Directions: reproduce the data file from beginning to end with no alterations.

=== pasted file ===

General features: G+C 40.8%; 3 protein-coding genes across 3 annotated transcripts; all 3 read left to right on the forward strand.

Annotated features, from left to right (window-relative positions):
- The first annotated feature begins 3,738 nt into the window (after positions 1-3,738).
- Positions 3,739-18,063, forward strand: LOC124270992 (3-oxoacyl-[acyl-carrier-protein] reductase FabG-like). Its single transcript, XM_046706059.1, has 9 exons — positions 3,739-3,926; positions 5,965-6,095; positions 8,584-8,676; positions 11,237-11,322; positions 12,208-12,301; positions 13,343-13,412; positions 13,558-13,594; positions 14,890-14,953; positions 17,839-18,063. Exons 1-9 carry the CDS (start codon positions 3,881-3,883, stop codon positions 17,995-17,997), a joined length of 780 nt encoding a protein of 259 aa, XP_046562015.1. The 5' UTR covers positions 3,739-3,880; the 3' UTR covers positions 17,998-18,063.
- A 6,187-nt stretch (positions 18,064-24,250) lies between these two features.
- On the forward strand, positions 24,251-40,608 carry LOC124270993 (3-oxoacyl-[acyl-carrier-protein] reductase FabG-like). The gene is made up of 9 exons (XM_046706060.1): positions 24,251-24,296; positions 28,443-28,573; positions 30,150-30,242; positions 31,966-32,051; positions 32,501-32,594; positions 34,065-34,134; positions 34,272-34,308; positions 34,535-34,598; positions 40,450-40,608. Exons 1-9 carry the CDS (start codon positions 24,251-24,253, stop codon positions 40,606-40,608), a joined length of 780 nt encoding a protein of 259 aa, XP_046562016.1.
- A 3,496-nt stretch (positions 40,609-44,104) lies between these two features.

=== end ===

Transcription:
General features: G+C 40.8%; 3 protein-coding genes across 3 annotated transcripts; all 3 read left to right on the forward strand.

Annotated features, from left to right (window-relative positions):
- The first annotated feature begins 3,738 nt into the window (after positions 1-3,738).
- Positions 3,739-18,063, forward strand: LOC124270992 (3-oxoacyl-[acyl-carrier-protein] reductase FabG-like). Its single transcript, XM_046706059.1, has 9 exons — positions 3,739-3,926; positions 5,965-6,095; positions 8,584-8,676; positions 11,237-11,322; positions 12,208-12,301; positions 13,343-13,412; positions 13,558-13,594; positions 14,890-14,953; positions 17,839-18,063. Exons 1-9 carry the CDS (start codon positions 3,881-3,883, stop codon positions 17,995-17,997), a joined length of 780 nt encoding a protein of 259 aa, XP_046562015.1. The 5' UTR covers positions 3,739-3,880; the 3' UTR covers positions 17,998-18,063.
- A 6,187-nt stretch (positions 18,064-24,250) lies between these two features.
- On the forward strand, positions 24,251-40,608 carry LOC124270993 (3-oxoacyl-[acyl-carrier-protein] reductase FabG-like). The gene is made up of 9 exons (XM_046706060.1): positions 24,251-24,296; positions 28,443-28,573; positions 30,150-30,242; positions 31,966-32,051; positions 32,501-32,594; positions 34,065-34,134; positions 34,272-34,308; positions 34,535-34,598; positions 40,450-40,608. Exons 1-9 carry the CDS (start codon positions 24,251-24,253, stop codon positions 40,606-40,608), a joined length of 780 nt encoding a protein of 259 aa, XP_046562016.1.
- A 3,496-nt stretch (positions 40,609-44,104) lies between these two features.